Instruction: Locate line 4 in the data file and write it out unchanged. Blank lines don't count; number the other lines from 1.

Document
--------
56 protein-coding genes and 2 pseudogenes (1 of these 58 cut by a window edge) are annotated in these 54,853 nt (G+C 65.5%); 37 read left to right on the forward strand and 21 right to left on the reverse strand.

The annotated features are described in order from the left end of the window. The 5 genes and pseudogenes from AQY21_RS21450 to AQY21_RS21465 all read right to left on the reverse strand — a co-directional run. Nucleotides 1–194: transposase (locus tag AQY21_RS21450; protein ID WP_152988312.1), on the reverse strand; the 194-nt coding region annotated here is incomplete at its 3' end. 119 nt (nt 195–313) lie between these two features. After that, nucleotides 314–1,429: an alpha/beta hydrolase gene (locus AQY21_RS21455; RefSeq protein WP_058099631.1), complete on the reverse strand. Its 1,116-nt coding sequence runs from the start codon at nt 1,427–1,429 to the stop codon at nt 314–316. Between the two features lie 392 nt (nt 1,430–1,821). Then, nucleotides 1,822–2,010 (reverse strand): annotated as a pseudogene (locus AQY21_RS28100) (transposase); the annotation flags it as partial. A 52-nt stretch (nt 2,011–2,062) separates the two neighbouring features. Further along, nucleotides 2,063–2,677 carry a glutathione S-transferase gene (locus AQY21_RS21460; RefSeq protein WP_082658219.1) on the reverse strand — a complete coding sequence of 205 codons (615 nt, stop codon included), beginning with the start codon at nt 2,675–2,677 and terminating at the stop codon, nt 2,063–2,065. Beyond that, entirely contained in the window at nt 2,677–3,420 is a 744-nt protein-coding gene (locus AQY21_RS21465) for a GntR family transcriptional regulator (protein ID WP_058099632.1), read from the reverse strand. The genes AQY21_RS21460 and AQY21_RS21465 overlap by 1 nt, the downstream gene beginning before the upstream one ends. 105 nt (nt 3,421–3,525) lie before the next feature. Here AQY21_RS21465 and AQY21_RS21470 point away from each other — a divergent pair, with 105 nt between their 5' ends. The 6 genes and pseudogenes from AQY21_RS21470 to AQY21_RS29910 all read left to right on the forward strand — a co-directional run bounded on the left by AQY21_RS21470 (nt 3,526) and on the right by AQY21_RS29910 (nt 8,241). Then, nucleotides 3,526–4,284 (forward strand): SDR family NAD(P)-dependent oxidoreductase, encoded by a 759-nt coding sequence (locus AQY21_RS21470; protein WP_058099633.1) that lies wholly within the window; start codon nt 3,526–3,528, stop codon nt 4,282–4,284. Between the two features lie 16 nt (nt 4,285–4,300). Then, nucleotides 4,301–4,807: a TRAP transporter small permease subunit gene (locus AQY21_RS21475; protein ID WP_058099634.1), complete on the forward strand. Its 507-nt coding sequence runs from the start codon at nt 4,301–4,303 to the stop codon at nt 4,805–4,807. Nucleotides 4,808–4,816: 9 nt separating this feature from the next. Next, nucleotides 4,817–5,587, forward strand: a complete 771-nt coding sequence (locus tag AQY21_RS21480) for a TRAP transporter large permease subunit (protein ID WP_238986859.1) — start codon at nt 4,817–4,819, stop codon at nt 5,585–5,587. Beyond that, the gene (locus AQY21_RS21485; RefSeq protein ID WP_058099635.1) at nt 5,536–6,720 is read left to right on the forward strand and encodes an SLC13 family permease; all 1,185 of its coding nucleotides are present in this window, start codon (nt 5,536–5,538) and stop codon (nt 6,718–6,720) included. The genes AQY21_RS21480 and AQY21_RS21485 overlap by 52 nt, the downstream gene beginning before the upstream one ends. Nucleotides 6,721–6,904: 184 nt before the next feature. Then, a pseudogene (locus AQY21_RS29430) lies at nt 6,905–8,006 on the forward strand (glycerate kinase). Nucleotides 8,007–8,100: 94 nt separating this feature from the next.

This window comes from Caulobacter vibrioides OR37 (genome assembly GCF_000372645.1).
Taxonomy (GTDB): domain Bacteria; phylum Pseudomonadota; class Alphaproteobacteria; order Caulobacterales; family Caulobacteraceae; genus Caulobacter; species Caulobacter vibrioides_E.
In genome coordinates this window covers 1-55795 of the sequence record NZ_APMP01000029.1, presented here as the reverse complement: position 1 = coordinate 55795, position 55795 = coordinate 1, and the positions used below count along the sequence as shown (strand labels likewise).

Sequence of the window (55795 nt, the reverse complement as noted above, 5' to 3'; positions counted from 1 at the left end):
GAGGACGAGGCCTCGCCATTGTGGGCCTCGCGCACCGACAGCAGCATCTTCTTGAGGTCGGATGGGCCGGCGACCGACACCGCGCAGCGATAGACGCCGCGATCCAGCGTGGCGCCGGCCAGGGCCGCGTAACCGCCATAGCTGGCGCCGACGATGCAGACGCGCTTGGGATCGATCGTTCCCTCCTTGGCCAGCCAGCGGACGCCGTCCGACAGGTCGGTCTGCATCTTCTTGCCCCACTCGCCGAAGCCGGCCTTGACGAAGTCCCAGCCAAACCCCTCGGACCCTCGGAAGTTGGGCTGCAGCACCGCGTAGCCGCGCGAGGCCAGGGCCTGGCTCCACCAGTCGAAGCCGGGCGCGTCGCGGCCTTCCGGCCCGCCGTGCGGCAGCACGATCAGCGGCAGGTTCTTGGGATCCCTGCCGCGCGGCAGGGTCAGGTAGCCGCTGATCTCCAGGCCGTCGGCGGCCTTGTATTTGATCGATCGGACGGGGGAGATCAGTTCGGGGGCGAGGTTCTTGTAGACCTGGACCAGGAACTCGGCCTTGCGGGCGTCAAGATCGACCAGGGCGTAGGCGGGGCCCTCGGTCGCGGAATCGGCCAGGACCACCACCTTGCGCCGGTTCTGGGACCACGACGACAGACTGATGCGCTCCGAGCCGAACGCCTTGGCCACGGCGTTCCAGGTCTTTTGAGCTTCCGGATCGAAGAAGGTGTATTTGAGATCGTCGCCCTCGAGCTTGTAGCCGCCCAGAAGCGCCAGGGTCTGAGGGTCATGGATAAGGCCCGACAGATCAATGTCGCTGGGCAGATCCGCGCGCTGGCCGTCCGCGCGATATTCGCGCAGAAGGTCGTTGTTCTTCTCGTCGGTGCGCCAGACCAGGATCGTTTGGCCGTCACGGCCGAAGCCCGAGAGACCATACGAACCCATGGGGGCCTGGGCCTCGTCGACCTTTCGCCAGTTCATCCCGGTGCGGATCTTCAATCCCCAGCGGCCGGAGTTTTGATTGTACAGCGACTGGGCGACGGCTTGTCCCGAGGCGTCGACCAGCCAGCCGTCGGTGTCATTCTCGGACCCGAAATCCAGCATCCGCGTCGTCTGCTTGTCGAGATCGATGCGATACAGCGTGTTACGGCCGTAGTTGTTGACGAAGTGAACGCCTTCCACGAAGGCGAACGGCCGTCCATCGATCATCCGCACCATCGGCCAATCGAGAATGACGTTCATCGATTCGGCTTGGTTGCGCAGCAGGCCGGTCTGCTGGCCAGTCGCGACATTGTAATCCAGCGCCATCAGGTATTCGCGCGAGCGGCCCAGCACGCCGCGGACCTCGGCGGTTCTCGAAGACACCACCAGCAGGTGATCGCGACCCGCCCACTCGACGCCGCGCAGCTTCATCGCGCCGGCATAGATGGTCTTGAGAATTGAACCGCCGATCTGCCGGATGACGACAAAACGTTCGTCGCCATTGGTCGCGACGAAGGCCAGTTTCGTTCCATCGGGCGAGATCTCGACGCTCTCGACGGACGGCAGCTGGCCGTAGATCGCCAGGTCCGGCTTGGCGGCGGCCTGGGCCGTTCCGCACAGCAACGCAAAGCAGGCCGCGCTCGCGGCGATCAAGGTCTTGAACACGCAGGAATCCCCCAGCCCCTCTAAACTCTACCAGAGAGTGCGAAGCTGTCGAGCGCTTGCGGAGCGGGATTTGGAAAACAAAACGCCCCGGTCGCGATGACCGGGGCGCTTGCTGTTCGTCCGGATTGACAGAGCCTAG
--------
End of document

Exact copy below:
Taxonomy (GTDB): domain Bacteria; phylum Pseudomonadota; class Alphaproteobacteria; order Caulobacterales; family Caulobacteraceae; genus Caulobacter; species Caulobacter vibrioides_E.